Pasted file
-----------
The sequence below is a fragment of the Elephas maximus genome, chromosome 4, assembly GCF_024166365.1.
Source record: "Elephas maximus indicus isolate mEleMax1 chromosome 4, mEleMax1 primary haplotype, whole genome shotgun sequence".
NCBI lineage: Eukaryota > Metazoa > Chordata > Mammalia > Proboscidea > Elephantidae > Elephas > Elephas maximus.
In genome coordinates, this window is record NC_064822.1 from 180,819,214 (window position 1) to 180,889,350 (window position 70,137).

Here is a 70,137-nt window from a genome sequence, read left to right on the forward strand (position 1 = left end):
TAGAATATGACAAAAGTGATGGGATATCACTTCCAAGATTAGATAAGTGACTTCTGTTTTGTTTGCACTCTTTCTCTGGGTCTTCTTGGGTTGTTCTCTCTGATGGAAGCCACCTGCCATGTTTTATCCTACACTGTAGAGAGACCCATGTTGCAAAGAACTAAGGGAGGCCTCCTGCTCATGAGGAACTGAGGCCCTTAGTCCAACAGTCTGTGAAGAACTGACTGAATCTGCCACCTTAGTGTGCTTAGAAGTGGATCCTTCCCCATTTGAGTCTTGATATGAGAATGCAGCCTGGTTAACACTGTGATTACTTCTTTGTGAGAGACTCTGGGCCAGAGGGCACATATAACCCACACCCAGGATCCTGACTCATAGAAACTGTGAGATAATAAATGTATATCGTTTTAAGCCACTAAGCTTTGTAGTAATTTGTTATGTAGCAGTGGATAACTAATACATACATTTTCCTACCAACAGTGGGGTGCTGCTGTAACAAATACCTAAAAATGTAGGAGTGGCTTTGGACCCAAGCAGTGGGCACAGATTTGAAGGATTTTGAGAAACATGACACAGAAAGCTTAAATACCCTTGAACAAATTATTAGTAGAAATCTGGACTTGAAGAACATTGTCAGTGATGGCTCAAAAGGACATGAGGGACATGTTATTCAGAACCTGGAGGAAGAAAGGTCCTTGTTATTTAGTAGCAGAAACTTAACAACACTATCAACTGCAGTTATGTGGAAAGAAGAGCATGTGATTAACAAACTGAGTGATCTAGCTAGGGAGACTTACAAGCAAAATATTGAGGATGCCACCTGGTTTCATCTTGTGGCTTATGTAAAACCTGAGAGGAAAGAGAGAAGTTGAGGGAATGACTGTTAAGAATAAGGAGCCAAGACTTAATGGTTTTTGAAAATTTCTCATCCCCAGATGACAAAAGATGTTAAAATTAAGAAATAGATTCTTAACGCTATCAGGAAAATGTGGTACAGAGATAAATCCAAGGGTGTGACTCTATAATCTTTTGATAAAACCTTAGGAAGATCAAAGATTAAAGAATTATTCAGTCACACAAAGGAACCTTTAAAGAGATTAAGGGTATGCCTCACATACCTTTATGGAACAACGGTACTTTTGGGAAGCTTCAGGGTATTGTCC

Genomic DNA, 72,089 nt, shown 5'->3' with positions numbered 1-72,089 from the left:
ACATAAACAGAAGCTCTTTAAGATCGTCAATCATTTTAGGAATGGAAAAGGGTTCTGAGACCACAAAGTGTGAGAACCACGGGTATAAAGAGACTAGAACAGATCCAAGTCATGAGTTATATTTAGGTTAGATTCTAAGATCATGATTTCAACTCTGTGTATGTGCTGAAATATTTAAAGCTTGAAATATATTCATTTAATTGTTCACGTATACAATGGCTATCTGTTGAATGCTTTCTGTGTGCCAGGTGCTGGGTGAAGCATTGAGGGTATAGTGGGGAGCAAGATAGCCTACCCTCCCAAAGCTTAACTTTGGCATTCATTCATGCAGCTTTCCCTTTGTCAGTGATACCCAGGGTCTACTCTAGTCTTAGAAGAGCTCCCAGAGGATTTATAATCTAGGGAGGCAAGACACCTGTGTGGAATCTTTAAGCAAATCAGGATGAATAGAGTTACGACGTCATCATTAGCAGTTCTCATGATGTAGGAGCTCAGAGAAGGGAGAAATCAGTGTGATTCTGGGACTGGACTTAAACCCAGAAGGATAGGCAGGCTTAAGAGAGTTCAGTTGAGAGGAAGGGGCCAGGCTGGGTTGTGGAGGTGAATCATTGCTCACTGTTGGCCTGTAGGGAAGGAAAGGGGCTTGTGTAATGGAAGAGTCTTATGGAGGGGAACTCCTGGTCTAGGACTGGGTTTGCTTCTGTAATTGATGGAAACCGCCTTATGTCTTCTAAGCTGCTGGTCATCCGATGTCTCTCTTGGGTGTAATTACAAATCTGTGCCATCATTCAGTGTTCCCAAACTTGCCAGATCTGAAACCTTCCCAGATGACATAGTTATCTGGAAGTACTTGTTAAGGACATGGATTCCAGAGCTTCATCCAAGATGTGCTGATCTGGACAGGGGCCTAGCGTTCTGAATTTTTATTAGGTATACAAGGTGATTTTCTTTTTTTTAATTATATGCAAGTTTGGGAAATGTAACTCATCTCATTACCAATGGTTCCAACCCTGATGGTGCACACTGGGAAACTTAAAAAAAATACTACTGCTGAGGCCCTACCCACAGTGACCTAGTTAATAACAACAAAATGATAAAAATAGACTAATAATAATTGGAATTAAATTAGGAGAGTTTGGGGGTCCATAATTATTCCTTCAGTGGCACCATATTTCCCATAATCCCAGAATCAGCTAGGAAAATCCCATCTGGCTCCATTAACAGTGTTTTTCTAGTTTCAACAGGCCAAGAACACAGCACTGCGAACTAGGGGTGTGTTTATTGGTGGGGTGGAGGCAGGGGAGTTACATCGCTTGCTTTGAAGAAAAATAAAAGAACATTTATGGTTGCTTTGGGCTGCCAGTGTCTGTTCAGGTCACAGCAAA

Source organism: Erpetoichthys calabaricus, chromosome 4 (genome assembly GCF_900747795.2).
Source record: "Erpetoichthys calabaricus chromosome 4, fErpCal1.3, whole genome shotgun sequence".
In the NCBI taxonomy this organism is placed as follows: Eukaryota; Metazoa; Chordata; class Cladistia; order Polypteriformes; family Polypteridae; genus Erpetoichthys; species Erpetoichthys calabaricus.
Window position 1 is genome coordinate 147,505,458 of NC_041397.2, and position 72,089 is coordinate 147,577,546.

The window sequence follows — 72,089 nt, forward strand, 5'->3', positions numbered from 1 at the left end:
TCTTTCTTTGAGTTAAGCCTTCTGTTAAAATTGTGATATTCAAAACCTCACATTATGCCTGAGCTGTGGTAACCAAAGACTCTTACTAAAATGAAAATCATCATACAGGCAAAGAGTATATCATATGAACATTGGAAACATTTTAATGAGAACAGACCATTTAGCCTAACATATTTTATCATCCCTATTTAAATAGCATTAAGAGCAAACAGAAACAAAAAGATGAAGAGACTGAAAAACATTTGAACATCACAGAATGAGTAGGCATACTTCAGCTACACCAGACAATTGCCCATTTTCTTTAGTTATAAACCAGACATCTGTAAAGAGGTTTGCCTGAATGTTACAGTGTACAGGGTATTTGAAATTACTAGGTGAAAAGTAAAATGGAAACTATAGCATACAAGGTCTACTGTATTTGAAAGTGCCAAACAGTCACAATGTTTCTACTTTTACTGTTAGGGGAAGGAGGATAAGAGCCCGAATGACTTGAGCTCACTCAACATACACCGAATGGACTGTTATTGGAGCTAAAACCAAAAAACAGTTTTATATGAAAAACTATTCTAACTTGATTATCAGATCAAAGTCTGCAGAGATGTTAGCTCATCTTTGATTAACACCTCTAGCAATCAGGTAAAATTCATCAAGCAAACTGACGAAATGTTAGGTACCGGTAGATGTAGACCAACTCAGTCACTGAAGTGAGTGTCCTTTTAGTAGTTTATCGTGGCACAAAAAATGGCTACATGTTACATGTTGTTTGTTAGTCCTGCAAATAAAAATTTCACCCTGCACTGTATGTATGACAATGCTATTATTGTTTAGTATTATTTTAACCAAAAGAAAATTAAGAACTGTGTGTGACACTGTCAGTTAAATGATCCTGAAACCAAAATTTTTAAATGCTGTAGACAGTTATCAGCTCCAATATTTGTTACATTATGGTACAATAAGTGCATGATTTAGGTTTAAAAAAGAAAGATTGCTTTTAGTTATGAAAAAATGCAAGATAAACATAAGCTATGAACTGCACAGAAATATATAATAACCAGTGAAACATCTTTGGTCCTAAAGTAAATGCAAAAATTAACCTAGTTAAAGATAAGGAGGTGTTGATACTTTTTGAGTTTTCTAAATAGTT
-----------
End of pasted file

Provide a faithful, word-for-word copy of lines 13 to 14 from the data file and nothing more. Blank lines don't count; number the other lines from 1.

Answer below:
The window sequence follows — 72,089 nt, forward strand, 5'->3', positions numbered from 1 at the left end:
TCTTTCTTTGAGTTAAGCCTTCTGTTAAAATTGTGATATTCAAAACCTCACATTATGCCTGAGCTGTGGTAACCAAAGACTCTTACTAAAATGAAAATCATCATACAGGCAAAGAGTATATCATATGAACATTGGAAACATTTTAATGAGAACAGACCATTTAGCCTAACATATTTTATCATCCCTATTTAAATAGCATTAAGAGCAAACAGAAACAAAAAGATGAAGAGACTGAAAAACATTTGAACATCACAGAATGAGTAGGCATACTTCAGCTACACCAGACAATTGCCCATTTTCTTTAGTTATAAACCAGACATCTGTAAAGAGGTTTGCCTGAATGTTACAGTGTACAGGGTATTTGAAATTACTAGGTGAAAAGTAAAATGGAAACTATAGCATACAAGGTCTACTGTATTTGAAAGTGCCAAACAGTCACAATGTTTCTACTTTTACTGTTAGGGGAAGGAGGATAAGAGCCCGAATGACTTGAGCTCACTCAACATACACCGAATGGACTGTTATTGGAGCTAAAACCAAAAAACAGTTTTATATGAAAAACTATTCTAACTTGATTATCAGATCAAAGTCTGCAGAGATGTTAGCTCATCTTTGATTAACACCTCTAGCAATCAGGTAAAATTCATCAAGCAAACTGACGAAATGTTAGGTACCGGTAGATGTAGACCAACTCAGTCACTGAAGTGAGTGTCCTTTTAGTAGTTTATCGTGGCACAAAAAATGGCTACATGTTACATGTTGTTTGTTAGTCCTGCAAATAAAAATTTCACCCTGCACTGTATGTATGACAATGCTATTATTGTTTAGTATTATTTTAACCAAAAGAAAATTAAGAACTGTGTGTGACACTGTCAGTTAAATGATCCTGAAACCAAAATTTTTAAATGCTGTAGACAGTTATCAGCTCCAATATTTGTTACATTATGGTACAATAAGTGCATGATTTAGGTTTAAAAAAGAAAGATTGCTTTTAGTTATGAAAAAATGCAAGATAAACATAAGCTATGAACTGCACAGAAATATATAATAACCAGTGAAACATCTTTGGTCCTAAAGTAAATGCAAAAATTAACCTAGTTAAAGATAAGGAGGTGTTGATACTTTTTGAGTTTTCTAAATAGTT